Pluralism should not give rise to ‘elitism’, Archbishop Martin says

Catholic ethos will benefit from provision of alternatives, Catholic school managers told

Archbishop Diarmuid Martin: “a clear plurality will make it easier for teachers to find an environment in which they can be true to their convictions”. Photograph: Alan Betson.

Archbishop Diarmuid Martin: “a clear plurality will make it easier for teachers to find an environment in which they can be true to their convictions”. Photograph: Alan Betson.

Thu, May 1, 2014, 01:00


Archbishop of Dublin Diarmuid Martin has said that the longer the Catholic Church exercises a “near monopoly” in primary education, the more difficult it will be to foster and maintain a genuine Catholic ethos in those schools.

In an address to Catholic school managers at the Joint Managerial Body annual general meeting in Galway last night , Dr Martin also said pluralism should not give rise to “elitism” or “social division”.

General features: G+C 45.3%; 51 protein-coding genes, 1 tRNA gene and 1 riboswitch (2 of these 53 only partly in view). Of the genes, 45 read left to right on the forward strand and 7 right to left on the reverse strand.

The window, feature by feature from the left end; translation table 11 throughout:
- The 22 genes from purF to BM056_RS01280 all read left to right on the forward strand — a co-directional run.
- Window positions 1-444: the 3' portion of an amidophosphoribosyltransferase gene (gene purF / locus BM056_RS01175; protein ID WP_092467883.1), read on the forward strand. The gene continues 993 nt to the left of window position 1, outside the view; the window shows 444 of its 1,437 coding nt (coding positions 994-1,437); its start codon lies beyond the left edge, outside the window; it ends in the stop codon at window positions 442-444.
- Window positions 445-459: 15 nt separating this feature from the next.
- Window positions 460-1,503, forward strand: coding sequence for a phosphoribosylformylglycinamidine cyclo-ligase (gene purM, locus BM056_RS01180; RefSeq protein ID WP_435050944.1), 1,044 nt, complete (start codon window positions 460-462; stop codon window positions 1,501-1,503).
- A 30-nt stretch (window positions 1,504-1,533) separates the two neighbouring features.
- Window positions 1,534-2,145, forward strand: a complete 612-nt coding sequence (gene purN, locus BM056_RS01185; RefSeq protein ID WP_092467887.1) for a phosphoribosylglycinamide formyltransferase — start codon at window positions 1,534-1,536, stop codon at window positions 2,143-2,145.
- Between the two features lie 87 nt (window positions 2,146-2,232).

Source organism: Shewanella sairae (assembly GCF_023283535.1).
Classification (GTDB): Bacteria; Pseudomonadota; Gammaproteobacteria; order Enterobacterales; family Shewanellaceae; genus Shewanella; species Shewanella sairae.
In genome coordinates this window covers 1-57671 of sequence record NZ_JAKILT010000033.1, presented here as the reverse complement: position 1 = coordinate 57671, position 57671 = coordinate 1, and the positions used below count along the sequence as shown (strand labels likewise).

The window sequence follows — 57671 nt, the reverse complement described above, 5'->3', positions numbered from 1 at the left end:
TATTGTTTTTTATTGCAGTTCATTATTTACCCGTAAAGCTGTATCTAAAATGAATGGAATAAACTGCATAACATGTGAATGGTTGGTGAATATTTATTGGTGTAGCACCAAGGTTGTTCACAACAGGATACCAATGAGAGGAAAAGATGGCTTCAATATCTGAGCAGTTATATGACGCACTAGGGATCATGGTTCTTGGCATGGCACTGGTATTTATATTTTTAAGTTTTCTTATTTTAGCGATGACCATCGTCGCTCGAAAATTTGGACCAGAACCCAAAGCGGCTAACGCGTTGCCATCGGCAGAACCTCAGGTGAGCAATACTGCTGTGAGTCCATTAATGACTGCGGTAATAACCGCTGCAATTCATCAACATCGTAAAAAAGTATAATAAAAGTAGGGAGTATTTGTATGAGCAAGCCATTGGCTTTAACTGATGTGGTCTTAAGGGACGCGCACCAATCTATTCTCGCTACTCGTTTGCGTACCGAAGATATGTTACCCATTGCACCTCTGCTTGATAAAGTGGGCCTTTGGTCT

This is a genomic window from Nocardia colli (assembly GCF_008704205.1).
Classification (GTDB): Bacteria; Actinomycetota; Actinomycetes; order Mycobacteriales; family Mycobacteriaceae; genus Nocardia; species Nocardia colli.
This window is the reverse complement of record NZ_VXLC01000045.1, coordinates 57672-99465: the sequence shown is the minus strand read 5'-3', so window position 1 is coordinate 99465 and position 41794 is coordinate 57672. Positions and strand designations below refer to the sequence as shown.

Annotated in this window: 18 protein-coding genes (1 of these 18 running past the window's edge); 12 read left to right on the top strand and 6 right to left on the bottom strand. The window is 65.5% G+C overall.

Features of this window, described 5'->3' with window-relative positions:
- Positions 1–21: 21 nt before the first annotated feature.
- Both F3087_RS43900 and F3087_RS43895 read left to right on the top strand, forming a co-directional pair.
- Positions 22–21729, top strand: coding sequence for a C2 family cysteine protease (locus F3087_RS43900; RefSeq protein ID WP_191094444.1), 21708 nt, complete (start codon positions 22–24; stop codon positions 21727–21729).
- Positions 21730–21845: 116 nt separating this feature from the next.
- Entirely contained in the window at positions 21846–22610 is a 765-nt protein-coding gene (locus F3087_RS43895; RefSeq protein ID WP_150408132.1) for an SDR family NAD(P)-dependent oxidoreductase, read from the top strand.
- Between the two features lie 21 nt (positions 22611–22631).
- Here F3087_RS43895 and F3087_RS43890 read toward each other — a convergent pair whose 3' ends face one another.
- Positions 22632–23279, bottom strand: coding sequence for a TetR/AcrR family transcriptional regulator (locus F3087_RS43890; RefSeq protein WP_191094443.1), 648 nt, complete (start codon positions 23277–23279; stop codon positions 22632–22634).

Nor should it give rise to a culture which “seeks to maintain unviable schools just because they are Catholic or local to us”, he said.

“I am a firm believer in the value of Catholic schools and the Catholic school system, but I believe for that system to work and to be able to provide authentic Catholic religious education, it requires that there be a viable, accessible and tested system of alternatives which make real the choice of parents who wish a different ethos,” Dr Martin said.

“Pluralism is something we should welcome,” he said, but there was a “tendency in some circles to use the name pluralism to opt out of pluralism and keep away from schools with a high proportion of disadvantaged children”.

“Pluralism should not produce negative rivalry or antagonism,” he said, urging the construction of “positive relationships within the entire educational community”.

“A clear plurality will make it easier for teachers to find an environment in which they can be true to their convictions,” Dr Martin said, and pluralism in education was “not about creating separate silos”.

Pluralism required a “new and mature culture of dialogue about values, including religious values, and a culture which respects religious values,” he said.

Dr Martin noted that the willingness of the Catholic Church to foster pluralism in educational patronage ran up against opposition, especially at local level. “That opposition comes often from within local Catholic communities, and it can come – as I have said to the Minister [for Education] – from local political representatives including some from the Labour Party,” he said.